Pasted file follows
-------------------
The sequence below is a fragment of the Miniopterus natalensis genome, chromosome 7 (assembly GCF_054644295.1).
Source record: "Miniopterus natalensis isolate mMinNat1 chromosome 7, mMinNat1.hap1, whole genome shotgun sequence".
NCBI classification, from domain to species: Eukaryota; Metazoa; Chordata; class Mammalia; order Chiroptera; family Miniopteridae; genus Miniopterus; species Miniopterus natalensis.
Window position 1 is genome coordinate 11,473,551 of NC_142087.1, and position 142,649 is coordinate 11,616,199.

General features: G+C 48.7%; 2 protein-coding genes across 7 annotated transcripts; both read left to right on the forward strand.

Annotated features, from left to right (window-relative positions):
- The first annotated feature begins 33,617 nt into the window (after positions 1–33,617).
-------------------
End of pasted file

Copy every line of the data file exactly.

The sequence below is a fragment of the Miniopterus natalensis genome, chromosome 7 (assembly GCF_054644295.1).
Source record: "Miniopterus natalensis isolate mMinNat1 chromosome 7, mMinNat1.hap1, whole genome shotgun sequence".
NCBI classification, from domain to species: Eukaryota; Metazoa; Chordata; class Mammalia; order Chiroptera; family Miniopteridae; genus Miniopterus; species Miniopterus natalensis.
Window position 1 is genome coordinate 11,473,551 of NC_142087.1, and position 142,649 is coordinate 11,616,199.

General features: G+C 48.7%; 2 protein-coding genes across 7 annotated transcripts; both read left to right on the forward strand.

Annotated features, from left to right (window-relative positions):
- The first annotated feature begins 33,617 nt into the window (after positions 1–33,617).